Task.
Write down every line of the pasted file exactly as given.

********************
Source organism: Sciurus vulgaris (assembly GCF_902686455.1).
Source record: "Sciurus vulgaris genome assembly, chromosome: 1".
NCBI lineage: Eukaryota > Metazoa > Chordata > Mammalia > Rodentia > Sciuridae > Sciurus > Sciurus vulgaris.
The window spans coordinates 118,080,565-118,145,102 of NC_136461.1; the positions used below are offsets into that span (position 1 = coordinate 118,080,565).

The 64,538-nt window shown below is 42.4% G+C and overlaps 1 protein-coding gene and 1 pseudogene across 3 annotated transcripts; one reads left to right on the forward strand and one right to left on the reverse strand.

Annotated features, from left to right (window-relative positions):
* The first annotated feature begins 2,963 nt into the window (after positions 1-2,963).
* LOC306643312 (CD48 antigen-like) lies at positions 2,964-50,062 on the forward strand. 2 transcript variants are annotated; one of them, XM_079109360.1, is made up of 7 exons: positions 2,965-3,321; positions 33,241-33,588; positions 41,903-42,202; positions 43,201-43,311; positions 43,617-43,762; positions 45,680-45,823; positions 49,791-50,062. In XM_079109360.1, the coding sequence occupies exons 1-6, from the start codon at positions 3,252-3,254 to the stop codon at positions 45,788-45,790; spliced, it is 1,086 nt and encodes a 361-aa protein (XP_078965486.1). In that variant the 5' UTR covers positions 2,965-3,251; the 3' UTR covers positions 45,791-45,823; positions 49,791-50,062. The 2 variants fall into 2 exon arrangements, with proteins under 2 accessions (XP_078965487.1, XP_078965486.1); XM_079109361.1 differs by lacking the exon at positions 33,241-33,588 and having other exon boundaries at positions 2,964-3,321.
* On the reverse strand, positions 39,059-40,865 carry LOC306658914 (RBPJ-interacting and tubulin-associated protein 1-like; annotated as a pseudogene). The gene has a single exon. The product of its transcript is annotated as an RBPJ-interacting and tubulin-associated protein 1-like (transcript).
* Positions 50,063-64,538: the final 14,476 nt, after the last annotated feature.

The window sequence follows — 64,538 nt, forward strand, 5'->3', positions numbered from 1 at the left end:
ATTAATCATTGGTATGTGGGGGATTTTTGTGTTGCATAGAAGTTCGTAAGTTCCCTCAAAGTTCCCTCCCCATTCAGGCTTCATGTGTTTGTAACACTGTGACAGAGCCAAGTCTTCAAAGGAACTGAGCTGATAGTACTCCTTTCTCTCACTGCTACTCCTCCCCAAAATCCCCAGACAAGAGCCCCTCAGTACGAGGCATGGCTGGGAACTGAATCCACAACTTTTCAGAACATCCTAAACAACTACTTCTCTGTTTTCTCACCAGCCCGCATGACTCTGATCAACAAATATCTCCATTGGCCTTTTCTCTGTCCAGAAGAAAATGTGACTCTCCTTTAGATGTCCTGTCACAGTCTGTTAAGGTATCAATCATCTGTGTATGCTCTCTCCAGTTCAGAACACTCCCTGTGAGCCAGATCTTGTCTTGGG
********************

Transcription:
Source organism: Sciurus vulgaris (assembly GCF_902686455.1).
Source record: "Sciurus vulgaris genome assembly, chromosome: 1".
NCBI lineage: Eukaryota > Metazoa > Chordata > Mammalia > Rodentia > Sciuridae > Sciurus > Sciurus vulgaris.
The window spans coordinates 118,080,565-118,145,102 of NC_136461.1; the positions used below are offsets into that span (position 1 = coordinate 118,080,565).

The 64,538-nt window shown below is 42.4% G+C and overlaps 1 protein-coding gene and 1 pseudogene across 3 annotated transcripts; one reads left to right on the forward strand and one right to left on the reverse strand.

Annotated features, from left to right (window-relative positions):
* The first annotated feature begins 2,963 nt into the window (after positions 1-2,963).
* LOC306643312 (CD48 antigen-like) lies at positions 2,964-50,062 on the forward strand. 2 transcript variants are annotated; one of them, XM_079109360.1, is made up of 7 exons: positions 2,965-3,321; positions 33,241-33,588; positions 41,903-42,202; positions 43,201-43,311; positions 43,617-43,762; positions 45,680-45,823; positions 49,791-50,062. In XM_079109360.1, the coding sequence occupies exons 1-6, from the start codon at positions 3,252-3,254 to the stop codon at positions 45,788-45,790; spliced, it is 1,086 nt and encodes a 361-aa protein (XP_078965486.1). In that variant the 5' UTR covers positions 2,965-3,251; the 3' UTR covers positions 45,791-45,823; positions 49,791-50,062. The 2 variants fall into 2 exon arrangements, with proteins under 2 accessions (XP_078965487.1, XP_078965486.1); XM_079109361.1 differs by lacking the exon at positions 33,241-33,588 and having other exon boundaries at positions 2,964-3,321.
* On the reverse strand, positions 39,059-40,865 carry LOC306658914 (RBPJ-interacting and tubulin-associated protein 1-like; annotated as a pseudogene). The gene has a single exon. The product of its transcript is annotated as an RBPJ-interacting and tubulin-associated protein 1-like (transcript).
* Positions 50,063-64,538: the final 14,476 nt, after the last annotated feature.

The window sequence follows — 64,538 nt, forward strand, 5'->3', positions numbered from 1 at the left end:
ATTAATCATTGGTATGTGGGGGATTTTTGTGTTGCATAGAAGTTCGTAAGTTCCCTCAAAGTTCCCTCCCCATTCAGGCTTCATGTGTTTGTAACACTGTGACAGAGCCAAGTCTTCAAAGGAACTGAGCTGATAGTACTCCTTTCTCTCACTGCTACTCCTCCCCAAAATCCCCAGACAAGAGCCCCTCAGTACGAGGCATGGCTGGGAACTGAATCCACAACTTTTCAGAACATCCTAAACAACTACTTCTCTGTTTTCTCACCAGCCCGCATGACTCTGATCAACAAATATCTCCATTGGCCTTTTCTCTGTCCAGAAGAAAATGTGACTCTCCTTTAGATGTCCTGTCACAGTCTGTTAAGGTATCAATCATCTGTGTATGCTCTCTCCAGTTCAGAACACTCCCTGTGAGCCAGATCTTGTCTTGGG